Revved up by Novartis swap, GSK expected to top Sanofi, Pfizer and Merck in 2022 vax sales

GSK

A year can make a big difference in the vaccines industry--especially when a big deal is involved. GlaxoSmithKline has jumped to the top of a new sales analysis for 2022, leapfrogging from last year's fourth place to first with more than $8 billion in sales.

It’s a stark difference from 2015's EvaluatePharma World Preview, which had predicted that Merck & Co. would lead vaccines sales by 2020, with Pfizer, Glaxo and Sanofi trailing in order.

So, what accounts for the change?

As EP head of forecasting Antonio Iervolino put it, GSK’s position was “significantly strengthened” by the vaccines it picked up in an asset swap with Novartis last year. Glaxo has done well with Novartis' vaccines portfolio so far, and it's now expected to ride 6% growth through 2022 to the top spot at $8.55 billion, EP predicts.

That's up from $5.56 billion in 2015 vaccines sales for Glaxo, a number that trailed other large vax players. As of last year’s report, EP predicted Glaxo to ring in at third in the top vaccines companies by 2020.

One of GSK's vaccine prospects, Shingrix, is expected to boost the British pharma by reeling in $1 billion in sales by 2022, EP said. Now on its way to an FDA filing this year, the shingles vaccine has demonstrated in clinical trials that it can protect 90% of individuals aged 70 and older.

Sanofi is now expected to take the No. 2 position by 2022, EP said, surpassing expectations totted up last year. The French pharma's vaccines are expected to grow 5% annually, to $8.29 billion in 2022 sales, according to the analysts. That expansion is expected to come from Pentacel, Fluzone and its new dengue vaccine, Dengvaxia, EP said.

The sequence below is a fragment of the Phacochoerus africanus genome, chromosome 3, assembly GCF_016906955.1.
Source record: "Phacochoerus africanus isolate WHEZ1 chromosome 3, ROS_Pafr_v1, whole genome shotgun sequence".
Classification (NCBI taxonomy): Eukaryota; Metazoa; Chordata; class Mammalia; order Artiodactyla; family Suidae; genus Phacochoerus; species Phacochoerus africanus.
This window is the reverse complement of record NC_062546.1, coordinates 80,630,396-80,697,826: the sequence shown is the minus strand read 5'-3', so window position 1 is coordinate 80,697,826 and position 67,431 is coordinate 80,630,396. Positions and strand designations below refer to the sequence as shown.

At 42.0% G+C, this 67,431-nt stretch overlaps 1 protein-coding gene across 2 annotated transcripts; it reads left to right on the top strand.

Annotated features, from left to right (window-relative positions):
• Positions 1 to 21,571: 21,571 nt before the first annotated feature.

But so far, Sanofi has encountered trouble with its Dengvaxia launch, posting just €1 million in Q2 sales. Execs have said the vaccine will likely miss estimates of €200 million for this year.

Merck and Pfizer, which EP had expected to lead 2020 vaccine sales at No. 1 and No. 2, “share a similar problem” with growth in the next 5 years, Iervolino said. The companies’ established vaccines Gardasil and Prevnar are predicted to slow down, and their new-vax pipelines don’t “seem to excite the financial community,” he said.

Pfizer’s lead vaccine franchise, Prevnar, brought in $6.2 billion last year, but its recent breakneck growth is expected to slow, according to EP. The pneumococcal shot is expected to "remain the main contributor" to the New York pharma's vaccines business, but "achieving year-on-year growth will be ever more challenging" going forward, Iervolino noted, as 30% of U.S. adults over age 65 have already been vaccinated.

EvaluatePharma predicts Pfizer and Merck vaccines sales to grow 2% each year through 2022, below an industry average of 5%. In 2022, Pfizer's vaccines are expected to bring in $7.4 billion and Merck's, $7.2 billion.

Iervolino did note that Pfizer has been active in vaccines M&A, “so there could be an upside which is not fully reflected in the current long-term outlook.”

Together, GSK, Sanofi, Pfizer and Merck are expected to hold 80% of the vaccine market by 2022, a testament to the scale needed to compete in the industry. Smaller players Novavax, CSL, Emergent BioSolutions, Mitsubishi Tanabe, Astellas and Dynavax are expected to fall in order behind them in sales, according to the report.

However, EP issued its analysis before Novavax’s RSV F vaccine failed a Phase III trial, which Iervolino said could “potentially push out this programme of a few years and raise concerns on the ability of Novavax to partner the asset at this stage.”

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